Publications by authors named "Dennis T Takata"

4 Publications

  • Page 1 of 1

Identification of 4-(2-(4-amino-1,2,5-oxadiazol-3-yl)-1-ethyl-7-{[(3S)-3-piperidinylmethyl]oxy}-1H-imidazo[4,5-c]pyridin-4-yl)-2-methyl-3-butyn-2-ol (GSK690693), a novel inhibitor of AKT kinase.

J Med Chem 2008 Sep;51(18):5663-79

Oncology Center of Excellence for Drug Discovery, GlaxoSmithKline, 1250 South Collegeville Road, Collegeville, Pennsylvania 19426, USA.

Overexpression of AKT has an antiapoptotic effect in many cell types, and expression of dominant negative AKT blocks the ability of a variety of growth factors to promote survival. Therefore, inhibitors of AKT kinase activity might be useful as monotherapy for the treatment of tumors with activated AKT. Herein, we describe our lead optimization studies culminating in the discovery of compound 3g (GSK690693). Compound 3g is a novel ATP competitive, pan-AKT kinase inhibitor with IC 50 values of 2, 13, and 9 nM against AKT1, 2, and 3, respectively. An X-ray cocrystal structure was solved with 3g and the kinase domain of AKT2, confirming that 3g bound in the ATP binding pocket. Compound 3g potently inhibits intracellular AKT activity as measured by the inhibition of the phosphorylation levels of GSK3beta. Intraperitoneal administration of 3g in immunocompromised mice results in the inhibition of GSK3beta phosphorylation and tumor growth in human breast carcinoma (BT474) xenografts.
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http://dx.doi.org/10.1021/jm8004527DOI Listing
September 2008

New benzylidenethiazolidinediones as antibacterial agents.

Bioorg Med Chem Lett 2003 Nov;13(21):3771-3

Medicinal Chemistry Department, Microbial, Musculoskeletal and Proliferative Diseases, GlaxoSmithKline Pharmaceuticals, 1250 S. Collegeville Road, Collegeville, PA 19426, USA.

A novel benzylidenethiazolidinedione has been discovered with antimicrobial activity. Here, we present the results of a structure-activity study on this compound with respect to its antimicrobial activity.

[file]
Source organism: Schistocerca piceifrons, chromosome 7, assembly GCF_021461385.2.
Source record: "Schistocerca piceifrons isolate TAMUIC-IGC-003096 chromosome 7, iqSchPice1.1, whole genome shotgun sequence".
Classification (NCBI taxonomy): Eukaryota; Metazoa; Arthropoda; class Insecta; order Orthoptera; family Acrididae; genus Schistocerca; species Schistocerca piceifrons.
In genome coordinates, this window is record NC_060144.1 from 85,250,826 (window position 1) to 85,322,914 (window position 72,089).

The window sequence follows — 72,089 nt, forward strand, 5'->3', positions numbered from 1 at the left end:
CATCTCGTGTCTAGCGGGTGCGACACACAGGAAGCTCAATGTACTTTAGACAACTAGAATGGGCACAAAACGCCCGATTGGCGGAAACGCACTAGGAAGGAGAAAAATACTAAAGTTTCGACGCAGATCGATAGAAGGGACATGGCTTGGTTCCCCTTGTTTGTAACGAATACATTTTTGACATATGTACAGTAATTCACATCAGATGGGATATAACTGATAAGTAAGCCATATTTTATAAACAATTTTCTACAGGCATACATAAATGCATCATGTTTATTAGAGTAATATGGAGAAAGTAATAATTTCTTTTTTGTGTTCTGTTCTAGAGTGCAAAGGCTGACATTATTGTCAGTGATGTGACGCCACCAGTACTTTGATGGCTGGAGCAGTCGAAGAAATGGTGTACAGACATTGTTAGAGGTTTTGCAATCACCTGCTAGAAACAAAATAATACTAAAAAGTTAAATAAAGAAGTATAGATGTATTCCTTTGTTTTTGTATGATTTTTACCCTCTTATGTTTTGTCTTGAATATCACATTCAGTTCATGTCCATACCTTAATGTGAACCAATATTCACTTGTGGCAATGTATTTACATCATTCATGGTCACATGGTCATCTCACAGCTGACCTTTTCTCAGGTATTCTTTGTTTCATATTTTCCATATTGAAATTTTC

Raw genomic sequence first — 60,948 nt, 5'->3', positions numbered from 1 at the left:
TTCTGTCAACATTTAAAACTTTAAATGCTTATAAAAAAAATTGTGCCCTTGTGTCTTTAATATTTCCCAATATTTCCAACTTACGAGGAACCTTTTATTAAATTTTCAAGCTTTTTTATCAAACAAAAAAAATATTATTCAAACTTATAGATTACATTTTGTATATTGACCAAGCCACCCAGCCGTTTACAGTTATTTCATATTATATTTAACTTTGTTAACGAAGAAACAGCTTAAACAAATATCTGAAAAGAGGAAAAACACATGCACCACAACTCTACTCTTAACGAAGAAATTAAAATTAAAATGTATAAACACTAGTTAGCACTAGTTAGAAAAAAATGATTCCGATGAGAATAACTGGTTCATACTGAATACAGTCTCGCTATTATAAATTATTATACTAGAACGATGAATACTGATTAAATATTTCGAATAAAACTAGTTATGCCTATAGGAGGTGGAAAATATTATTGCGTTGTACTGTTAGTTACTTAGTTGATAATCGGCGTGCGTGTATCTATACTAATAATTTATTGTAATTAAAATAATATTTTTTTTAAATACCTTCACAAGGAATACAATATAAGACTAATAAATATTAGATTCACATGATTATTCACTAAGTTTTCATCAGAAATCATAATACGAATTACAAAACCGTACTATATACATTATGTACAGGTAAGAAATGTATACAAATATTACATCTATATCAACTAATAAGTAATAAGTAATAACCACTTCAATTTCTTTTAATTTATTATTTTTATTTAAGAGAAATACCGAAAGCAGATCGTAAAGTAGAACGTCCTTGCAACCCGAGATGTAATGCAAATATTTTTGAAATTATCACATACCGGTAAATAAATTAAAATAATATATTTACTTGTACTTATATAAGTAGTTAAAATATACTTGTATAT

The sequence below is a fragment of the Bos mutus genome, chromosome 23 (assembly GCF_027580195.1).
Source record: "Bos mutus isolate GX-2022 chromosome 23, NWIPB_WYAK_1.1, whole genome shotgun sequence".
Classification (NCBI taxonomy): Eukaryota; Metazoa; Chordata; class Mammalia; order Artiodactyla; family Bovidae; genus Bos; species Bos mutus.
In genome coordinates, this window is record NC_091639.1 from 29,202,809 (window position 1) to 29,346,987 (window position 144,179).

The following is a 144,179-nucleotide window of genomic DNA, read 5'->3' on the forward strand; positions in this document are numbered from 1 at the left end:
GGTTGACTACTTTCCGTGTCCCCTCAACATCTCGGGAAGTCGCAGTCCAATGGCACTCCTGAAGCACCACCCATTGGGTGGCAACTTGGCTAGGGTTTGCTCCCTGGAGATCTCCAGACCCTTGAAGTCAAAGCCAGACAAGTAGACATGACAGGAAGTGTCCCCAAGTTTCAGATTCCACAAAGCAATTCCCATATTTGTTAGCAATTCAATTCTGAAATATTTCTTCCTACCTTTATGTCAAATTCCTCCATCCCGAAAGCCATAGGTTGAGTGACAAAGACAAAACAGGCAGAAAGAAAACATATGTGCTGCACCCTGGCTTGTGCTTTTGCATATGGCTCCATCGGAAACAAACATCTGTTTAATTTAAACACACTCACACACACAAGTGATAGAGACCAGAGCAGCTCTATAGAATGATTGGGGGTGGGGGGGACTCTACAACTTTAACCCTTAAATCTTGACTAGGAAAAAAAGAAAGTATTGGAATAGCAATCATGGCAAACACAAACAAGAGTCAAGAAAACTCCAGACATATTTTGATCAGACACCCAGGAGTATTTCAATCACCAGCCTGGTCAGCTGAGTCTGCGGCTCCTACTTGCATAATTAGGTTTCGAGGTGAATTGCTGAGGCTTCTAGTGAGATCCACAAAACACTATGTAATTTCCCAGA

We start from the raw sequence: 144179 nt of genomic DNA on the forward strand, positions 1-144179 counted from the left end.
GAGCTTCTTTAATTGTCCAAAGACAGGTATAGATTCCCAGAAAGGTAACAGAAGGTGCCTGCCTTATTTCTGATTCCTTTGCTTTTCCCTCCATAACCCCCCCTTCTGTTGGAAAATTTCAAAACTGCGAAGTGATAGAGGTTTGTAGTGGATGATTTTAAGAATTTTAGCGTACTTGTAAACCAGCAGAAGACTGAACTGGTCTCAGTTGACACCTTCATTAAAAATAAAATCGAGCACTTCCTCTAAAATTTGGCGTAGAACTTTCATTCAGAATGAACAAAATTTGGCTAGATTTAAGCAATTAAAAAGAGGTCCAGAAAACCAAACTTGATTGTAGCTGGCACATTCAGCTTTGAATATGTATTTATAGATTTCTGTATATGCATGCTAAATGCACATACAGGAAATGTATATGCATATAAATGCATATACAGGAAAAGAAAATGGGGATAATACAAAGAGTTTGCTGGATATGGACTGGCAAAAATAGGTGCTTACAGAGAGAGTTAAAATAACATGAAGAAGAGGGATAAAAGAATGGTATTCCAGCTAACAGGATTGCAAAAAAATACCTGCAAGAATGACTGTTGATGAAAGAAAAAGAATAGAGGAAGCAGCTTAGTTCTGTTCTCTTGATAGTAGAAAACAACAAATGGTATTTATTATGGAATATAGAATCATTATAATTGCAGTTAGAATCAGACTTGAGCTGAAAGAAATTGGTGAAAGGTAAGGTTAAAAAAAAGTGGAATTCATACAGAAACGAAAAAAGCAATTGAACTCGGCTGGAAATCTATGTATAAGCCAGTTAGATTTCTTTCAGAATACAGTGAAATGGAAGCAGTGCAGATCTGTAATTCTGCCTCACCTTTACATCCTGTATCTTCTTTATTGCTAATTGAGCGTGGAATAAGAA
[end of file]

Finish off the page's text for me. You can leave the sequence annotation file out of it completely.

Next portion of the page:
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http://dx.doi.org/10.1016/j.bmcl.2003.07.010DOI Listing
November 2003

Phenylbutyrates as potent, orally bioavailable vitronectin receptor (integrin alphavbeta3) antagonists.

Bioorg Med Chem Lett 2003 Apr;13(8):1483-6

GlaxoSmithKline Pharmaceuticals, 1250 S. Collegeville Rd., PO Box 5089, PA 19426, USA.

In our continuing efforts to identify small molecule vitronectin receptor antagonists, we have discovered a series of phenylbutyrate derivatives, exemplified by 16, which have good potency and excellent oral bioavailability (approximately 100% in rats). This new series is derived conceptually from opening of the seven-membered ring of SB-265123.
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http://dx.doi.org/10.1016/s0960-894x(03)00102-1DOI Listing
April 2003

Discovery of a novel and potent class of FabI-directed antibacterial agents.

Antimicrob Agents Chemother 2002 10;46(10):3118-24

Microbial, Musculoskeletal and Proliferative Diseases Center of Excellence in Drug Discovery, GlaxoSmithKline Pharmaceuticals, Collegeville, Pennsylvania 19426, USA.

Bacterial enoyl-acyl carrier protein (ACP) reductase (FabI) catalyzes the final step in each elongation cycle of bacterial fatty acid biosynthesis and is an attractive target for the development of new antibacterial agents. High-throughput screening of the Staphylococcus aureus FabI enzyme identified a novel, weak inhibitor with no detectable antibacterial activity against S. aureus. Iterative medicinal chemistry and X-ray crystal structure-based design led to the identification of compound 4 [(E)-N-methyl-N-(2-methyl-1H-indol-3-ylmethyl)-3-(7-oxo-5,6,7,8-tetrahydro-1,8-naphthyridin-3-yl)acrylamide], which is 350-fold more potent than the original lead compound obtained by high-throughput screening in the FabI inhibition assay. Compound 4 has exquisite antistaphylococci activity, achieving MICs at which 90% of isolates are inhibited more than 500 times lower than those of nine currently available antibiotics against a panel of multidrug-resistant strains of S. aureus and Staphylococcus epidermidis. Furthermore, compound 4 exhibits excellent in vivo efficacy in an S. aureus infection model in rats. Biochemical and genetic approaches have confirmed that the mode of antibacterial action of compound 4 and related compounds is via inhibition of FabI. Compound 4 also exhibits weak FabK inhibitory activity, which may explain its antibacterial activity against Streptococcus pneumoniae and Enterococcus faecalis, which depend on FabK and both FabK and FabI, respectively, for their enoyl-ACP reductase function. These results show that compound 4 is representative of a new, totally synthetic series of antibacterial agents that has the potential to provide novel alternatives for the treatment of S. aureus infections that are resistant to our present armory of antibiotics.
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http://www.ncbi.nlm.nih.gov/pmc/articles/PMC128775PMC
http://dx.doi.org/10.1128/aac.46.10.3118-3124.2002DOI Listing
October 2002